A word or phrase becomes another when one letter is shifted to a new position. For example: ONE = trollop, TWO = roll top.
The solution: ONE = Proust, TWO = sprout.
If the letter is shifted only one space (as in complaint to compliant), the puzzle is traditionally classified as a metathesis instead.
If the letter is shifted from the beginning to the end of the word, the puzzle is a special type of letter shift called a head-to-tail shift.
In a reversed letter shift, a word or phrase becomes another when one letter is shifted to a new position and the result is reversed. For example: ONE = ignited, TWO = dieting.
In a sound shift, a word or phrase becomes another when one sound is shifted to a new position. For example: ONE = umber, TWO = bummer.
A word or phrase becomes another when its first letter is moved to its end. For example: ONE = emanate, TWO = manatee; or ONE = brand, TWO = R and B.
The solution: OHO = holds out, HOO = Old South.
In a head-to-tail sound shift, a word or phrase becomes another when its first sound is moved to its end. For example: ONE = ciao, TWO = ouch.
In a reversed head-to-tail shift, a word or phrase becomes another when its first letter is moved to its end, and then the whole is reversed. For example: ONE = flatcar, TWO = fractal.
A well-known phrase (often not a dictionary entry) is altered by shifting one letter to another position to form a new phrase (almost never a dictionary entry). The cueword stands for the new phrase only; solvers must deduce the original phrase from a clue hidden somewhere in the verse. Ideally, the way the letters in the phrase are divided into words changes after the shift.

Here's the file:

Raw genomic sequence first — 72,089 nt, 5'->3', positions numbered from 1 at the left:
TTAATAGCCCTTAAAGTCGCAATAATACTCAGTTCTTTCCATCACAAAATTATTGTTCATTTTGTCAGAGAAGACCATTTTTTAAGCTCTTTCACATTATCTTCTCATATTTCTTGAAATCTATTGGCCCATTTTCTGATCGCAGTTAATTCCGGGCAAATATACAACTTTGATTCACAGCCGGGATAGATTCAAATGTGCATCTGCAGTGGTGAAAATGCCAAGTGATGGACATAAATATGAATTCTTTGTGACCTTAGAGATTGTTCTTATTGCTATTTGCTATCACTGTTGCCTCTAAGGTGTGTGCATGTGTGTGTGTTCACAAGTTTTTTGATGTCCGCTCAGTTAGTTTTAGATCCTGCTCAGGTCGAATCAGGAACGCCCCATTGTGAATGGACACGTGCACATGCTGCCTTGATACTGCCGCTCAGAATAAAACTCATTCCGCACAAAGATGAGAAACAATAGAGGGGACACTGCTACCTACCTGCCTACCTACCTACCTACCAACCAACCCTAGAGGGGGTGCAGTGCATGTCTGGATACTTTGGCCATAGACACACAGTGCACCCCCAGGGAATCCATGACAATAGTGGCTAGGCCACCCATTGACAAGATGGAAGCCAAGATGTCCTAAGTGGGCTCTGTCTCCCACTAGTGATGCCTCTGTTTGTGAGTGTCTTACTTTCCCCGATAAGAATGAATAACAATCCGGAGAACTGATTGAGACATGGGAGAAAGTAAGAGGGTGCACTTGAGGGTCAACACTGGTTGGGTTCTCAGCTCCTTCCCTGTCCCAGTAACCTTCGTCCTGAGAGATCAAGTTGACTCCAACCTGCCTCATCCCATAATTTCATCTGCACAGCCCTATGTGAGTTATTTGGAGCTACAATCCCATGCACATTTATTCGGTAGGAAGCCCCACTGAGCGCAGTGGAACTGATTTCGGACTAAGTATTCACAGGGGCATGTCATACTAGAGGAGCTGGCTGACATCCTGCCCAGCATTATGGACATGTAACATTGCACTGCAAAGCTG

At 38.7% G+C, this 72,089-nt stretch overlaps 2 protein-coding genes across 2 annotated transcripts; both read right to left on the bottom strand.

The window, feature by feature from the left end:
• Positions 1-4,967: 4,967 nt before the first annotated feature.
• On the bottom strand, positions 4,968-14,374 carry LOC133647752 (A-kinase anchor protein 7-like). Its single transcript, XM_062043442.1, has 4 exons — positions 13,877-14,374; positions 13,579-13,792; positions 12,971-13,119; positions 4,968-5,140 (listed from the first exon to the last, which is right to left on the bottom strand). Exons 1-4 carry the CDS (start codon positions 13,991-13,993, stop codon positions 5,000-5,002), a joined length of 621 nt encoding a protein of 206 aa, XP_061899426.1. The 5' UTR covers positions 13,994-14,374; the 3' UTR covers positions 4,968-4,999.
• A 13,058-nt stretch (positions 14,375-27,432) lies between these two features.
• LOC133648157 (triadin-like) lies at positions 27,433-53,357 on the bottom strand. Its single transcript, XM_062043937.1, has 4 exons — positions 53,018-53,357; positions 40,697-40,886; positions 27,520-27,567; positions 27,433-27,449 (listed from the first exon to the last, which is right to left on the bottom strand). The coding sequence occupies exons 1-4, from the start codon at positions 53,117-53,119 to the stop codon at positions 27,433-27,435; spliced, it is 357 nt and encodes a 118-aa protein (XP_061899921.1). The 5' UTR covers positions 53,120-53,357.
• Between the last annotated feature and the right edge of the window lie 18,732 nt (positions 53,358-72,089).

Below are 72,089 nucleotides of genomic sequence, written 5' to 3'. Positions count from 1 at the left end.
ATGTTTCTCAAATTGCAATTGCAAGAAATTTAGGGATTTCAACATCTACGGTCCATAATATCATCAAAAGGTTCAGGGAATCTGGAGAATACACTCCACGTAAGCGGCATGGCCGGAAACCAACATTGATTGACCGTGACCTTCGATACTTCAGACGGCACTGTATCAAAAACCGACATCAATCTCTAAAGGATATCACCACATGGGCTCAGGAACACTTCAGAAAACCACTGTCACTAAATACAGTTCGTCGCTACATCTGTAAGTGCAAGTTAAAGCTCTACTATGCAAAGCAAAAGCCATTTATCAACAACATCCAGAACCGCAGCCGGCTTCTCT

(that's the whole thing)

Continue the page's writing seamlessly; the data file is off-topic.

The solution: way in a manager (from “Away in a Manger,” clued in the verse by “Christmas . . . Carol.”)
Other variations, like the phrase metathesis, have also been printed; in theory, any flat type where there’s only a small difference between ONE and TWO could be the basis for a phrase puzzle.
The phrase shift was invented by Mr. Tex.
A word or phrase becomes another when one letter changes to another and moves to another location. The changeover is labeled by the starting and finishing locations. For example, a first-to-third changeover: holster, oldster.
The solution: ONE = goatherd, TWO = gathered.
The changeover was invented by Beacon, named by Merlin, and introduced in June 1992.
A word or phrase becomes another when divided into two parts, which are interchanged. For example: ONE = rock-hard, TWO = hard rock (referring to the kind of music). Answers must be dictionary entries (or well known) but the parts need not be: for example, ONE = alloy, TWO = loyal.
The solution: PHRASE = fast break, WORD = breakfast.
A transpogram is most interesting if the parts have substantially different meanings. Houseguest and guest house, for example, are a dull base. Since interesting bases are hard to come by, the transpogram has always been an uncommon type.
In the phonetic transpogram, the two parts that switch remain true to sound but not to spelling. For example: ONE = welfare, TWO = farewell; ONE = Dear John (a kind of letter), TWO = John Deere (a brand name); ONE = zero, TWO = rosy.
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Last modified Thursday, June 18, 2015